Capita IB Solutions Helps to Shape the Adult Social Care Market
Posted on 15th August 2012 | Share
A care home bed monitoring system, developed by Capita IB Solutions for Nottinghamshire County Council, has been acknowledged in a report carried out by the cross-party All Party Parliamentary Local Government Group.
The Local Government All Party Parliamentary Group, one of the largest All Party Groups in Parliament, publishes its report “Care now and for the future”, following its social care inquiry. The group, which is drawn from MPs and Peers from all parties across the House of Commons and House of Lords, makes four key recommendations on what can be done between now and 2015 to reform the care system and meet current funding challenges.
Among these recommendations was the proposal that local authorities should emulate best practice in order to help people to stay independent for longer, to manage and stimulate a market of care provision, and to ensure that all citizens, not just those funded by the council, receive timely and appropriate advice about their care options and how to manage their finances effectively to meet the costs of their care.
Acting as a Market-Shaper
An example of best practice at Nottinghamshire County Council was highlighted in the report. In order to ensure that the public receives appropriate care fees advice, Nottinghamshire County Council awarded a contract to Capita IB Solutions to develop a software solution that will monitor and record the occupancy and vacancies of beds within care homes in Nottinghamshire.
The council implemented the care home bed monitoring system from March 2012 for care homes for older people. The system is web-based, and will enable people to search for all care homes in Nottinghamshire and to find out how many beds are available at any moment in time.
Through this software, the council will receive details whenever a self-funder has entered a care home, and the system will also automatically remind care homes of the importance of self-funders obtaining advice. The software will also send a notification to Paying for Care, a non-profit company, notifying them that an unnamed self-funder has entered the care home. It will then arrange for an independent care fees adviser to contact the care home, seeking permission to meet with the new self-funder. It is proposed that the county council works with Capita IB Solutions to market and sell the care home bed monitoring system to health and other local authorities.
For further information about Capita IB Solutions' bed monitoring system, please click here.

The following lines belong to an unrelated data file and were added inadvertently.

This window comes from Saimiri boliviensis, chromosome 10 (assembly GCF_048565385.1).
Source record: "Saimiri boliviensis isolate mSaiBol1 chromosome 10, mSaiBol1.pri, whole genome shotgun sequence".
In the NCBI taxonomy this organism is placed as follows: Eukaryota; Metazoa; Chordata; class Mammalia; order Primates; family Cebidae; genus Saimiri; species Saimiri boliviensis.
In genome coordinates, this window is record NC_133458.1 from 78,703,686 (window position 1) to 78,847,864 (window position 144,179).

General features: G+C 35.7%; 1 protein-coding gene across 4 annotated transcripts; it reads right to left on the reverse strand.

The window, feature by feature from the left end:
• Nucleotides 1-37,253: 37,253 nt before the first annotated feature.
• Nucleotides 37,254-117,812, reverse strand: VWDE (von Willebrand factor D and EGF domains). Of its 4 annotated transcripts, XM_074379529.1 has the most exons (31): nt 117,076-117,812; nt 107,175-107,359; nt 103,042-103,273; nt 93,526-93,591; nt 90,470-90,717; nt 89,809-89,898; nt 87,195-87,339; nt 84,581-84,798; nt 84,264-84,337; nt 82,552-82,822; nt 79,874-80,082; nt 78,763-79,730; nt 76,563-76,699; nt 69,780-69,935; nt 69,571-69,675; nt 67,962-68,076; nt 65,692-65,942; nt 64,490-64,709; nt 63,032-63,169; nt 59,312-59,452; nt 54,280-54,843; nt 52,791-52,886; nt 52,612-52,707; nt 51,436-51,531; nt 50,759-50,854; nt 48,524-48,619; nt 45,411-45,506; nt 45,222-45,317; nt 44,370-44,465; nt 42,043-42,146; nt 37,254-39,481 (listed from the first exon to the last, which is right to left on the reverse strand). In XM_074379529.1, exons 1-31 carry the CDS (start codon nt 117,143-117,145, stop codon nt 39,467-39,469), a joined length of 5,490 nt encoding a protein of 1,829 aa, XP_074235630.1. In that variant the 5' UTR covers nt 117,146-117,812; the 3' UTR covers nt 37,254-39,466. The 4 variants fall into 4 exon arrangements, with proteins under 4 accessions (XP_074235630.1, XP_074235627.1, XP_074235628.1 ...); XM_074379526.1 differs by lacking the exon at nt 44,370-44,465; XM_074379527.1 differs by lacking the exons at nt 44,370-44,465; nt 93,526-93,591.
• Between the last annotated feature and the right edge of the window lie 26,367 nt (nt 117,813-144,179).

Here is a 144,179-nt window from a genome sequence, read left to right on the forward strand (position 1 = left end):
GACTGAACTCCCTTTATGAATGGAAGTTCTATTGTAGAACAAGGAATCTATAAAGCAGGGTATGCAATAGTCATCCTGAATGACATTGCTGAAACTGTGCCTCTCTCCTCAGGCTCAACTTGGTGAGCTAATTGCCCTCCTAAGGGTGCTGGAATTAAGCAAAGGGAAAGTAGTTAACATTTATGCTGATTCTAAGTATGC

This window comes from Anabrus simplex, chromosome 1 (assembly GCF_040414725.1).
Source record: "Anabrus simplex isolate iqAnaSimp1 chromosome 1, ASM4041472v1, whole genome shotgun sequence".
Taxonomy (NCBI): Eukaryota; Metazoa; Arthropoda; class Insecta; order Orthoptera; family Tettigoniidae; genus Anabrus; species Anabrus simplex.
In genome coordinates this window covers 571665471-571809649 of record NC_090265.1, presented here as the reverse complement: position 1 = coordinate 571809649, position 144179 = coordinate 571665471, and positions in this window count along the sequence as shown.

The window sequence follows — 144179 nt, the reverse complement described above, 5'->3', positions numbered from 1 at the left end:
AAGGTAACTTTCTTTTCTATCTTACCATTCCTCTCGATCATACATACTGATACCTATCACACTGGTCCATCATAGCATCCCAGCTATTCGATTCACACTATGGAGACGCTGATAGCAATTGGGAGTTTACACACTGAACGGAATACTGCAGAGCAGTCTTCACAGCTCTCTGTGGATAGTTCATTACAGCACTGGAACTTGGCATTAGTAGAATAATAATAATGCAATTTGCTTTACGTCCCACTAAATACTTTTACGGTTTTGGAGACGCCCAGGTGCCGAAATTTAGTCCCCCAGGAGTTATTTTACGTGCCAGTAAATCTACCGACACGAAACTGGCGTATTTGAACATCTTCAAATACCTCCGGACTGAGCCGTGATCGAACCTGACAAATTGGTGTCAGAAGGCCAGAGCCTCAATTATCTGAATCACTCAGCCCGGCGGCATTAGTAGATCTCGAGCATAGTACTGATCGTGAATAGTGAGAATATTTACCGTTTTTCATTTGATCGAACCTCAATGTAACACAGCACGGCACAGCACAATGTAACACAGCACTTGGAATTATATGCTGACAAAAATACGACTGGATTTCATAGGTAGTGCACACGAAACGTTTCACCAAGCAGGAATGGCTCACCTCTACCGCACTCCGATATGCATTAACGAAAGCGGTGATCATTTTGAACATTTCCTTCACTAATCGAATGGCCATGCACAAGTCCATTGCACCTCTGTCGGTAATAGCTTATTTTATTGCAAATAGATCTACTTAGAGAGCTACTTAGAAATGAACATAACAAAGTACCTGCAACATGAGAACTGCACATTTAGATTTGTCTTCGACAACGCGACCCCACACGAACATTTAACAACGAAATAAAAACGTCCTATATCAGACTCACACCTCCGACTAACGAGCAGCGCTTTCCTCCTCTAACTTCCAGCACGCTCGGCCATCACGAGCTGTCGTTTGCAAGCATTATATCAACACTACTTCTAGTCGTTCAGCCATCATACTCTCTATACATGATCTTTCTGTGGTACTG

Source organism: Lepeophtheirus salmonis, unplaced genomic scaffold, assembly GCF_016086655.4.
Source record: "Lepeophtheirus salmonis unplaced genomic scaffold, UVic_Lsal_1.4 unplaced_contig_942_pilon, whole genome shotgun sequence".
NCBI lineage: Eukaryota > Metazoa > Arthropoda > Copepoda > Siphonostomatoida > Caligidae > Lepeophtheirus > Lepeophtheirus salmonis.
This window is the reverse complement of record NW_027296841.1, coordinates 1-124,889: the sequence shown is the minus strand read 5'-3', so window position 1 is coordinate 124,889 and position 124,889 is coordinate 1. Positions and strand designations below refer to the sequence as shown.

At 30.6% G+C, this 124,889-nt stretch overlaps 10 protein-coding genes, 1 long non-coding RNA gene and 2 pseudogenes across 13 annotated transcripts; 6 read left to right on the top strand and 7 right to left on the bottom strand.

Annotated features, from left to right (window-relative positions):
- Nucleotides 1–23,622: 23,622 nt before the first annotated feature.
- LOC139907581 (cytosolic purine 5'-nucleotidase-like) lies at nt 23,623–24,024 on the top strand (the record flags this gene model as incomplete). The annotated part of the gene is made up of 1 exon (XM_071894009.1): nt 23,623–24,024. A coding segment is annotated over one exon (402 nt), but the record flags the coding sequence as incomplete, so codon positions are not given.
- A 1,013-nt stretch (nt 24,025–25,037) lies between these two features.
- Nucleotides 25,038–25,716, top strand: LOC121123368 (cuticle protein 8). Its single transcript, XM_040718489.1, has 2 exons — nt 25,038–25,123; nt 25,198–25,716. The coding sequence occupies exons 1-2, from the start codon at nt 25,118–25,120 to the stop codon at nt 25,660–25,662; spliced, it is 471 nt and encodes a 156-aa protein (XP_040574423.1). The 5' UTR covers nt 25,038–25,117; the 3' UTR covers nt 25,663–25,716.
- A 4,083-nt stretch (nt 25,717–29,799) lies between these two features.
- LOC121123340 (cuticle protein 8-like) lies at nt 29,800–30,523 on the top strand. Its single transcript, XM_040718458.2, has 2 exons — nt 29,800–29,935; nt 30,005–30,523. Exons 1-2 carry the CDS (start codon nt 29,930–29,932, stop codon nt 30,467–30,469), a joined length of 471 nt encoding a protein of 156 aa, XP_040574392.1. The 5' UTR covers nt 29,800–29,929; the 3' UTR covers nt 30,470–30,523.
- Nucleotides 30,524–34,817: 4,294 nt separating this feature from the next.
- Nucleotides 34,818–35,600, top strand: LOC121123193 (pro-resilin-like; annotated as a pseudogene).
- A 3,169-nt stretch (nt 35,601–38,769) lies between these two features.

The report’s four key recommendations are:
1. Local government and the NHS must integrate services and budgets, changing the focus of social care services and spending towards prevention. Community Budgets, which are currently being piloted by the government, should be implemented across all local authority areas with a focus on prevention.
2. Health and Wellbeing Boards are making an impact and have great potential. These Boards need powers to influence the NHS Commissioning Board’s plans, and the right to challenge those plans if they do not meet the joint health and wellbeing strategy. The NHS Commissioning Board should have a duty to cooperate with the Health and Wellbeing Boards. The NHS and local authorities should be required to make an Annual Statement that accounts for all NHS and adult social care expenditure so that members of Health and Wellbeing Boards can scrutinise and challenge the choices made. This information should be made available publicly.
3. The funding gap is around 4.4% per year, equivalent to £634 million. To close this gap, the Government should re-direct additional resources from NHS budgets to preventative care. In the current year £622 million of NHS money has been invested in social care. but this should be doubled in 2012/13 and 2014/15 using funds from NHS underspends (currently £1.5bn).
4. The role of local authorities needs to evolve to help people lead independent lives, remain financially independent and to shape social care markets. All citizens, not just those funded by the council, should receive “timely and appropriate advice about their care options and about how to manage their finances effectively to meet the costs of their care”.
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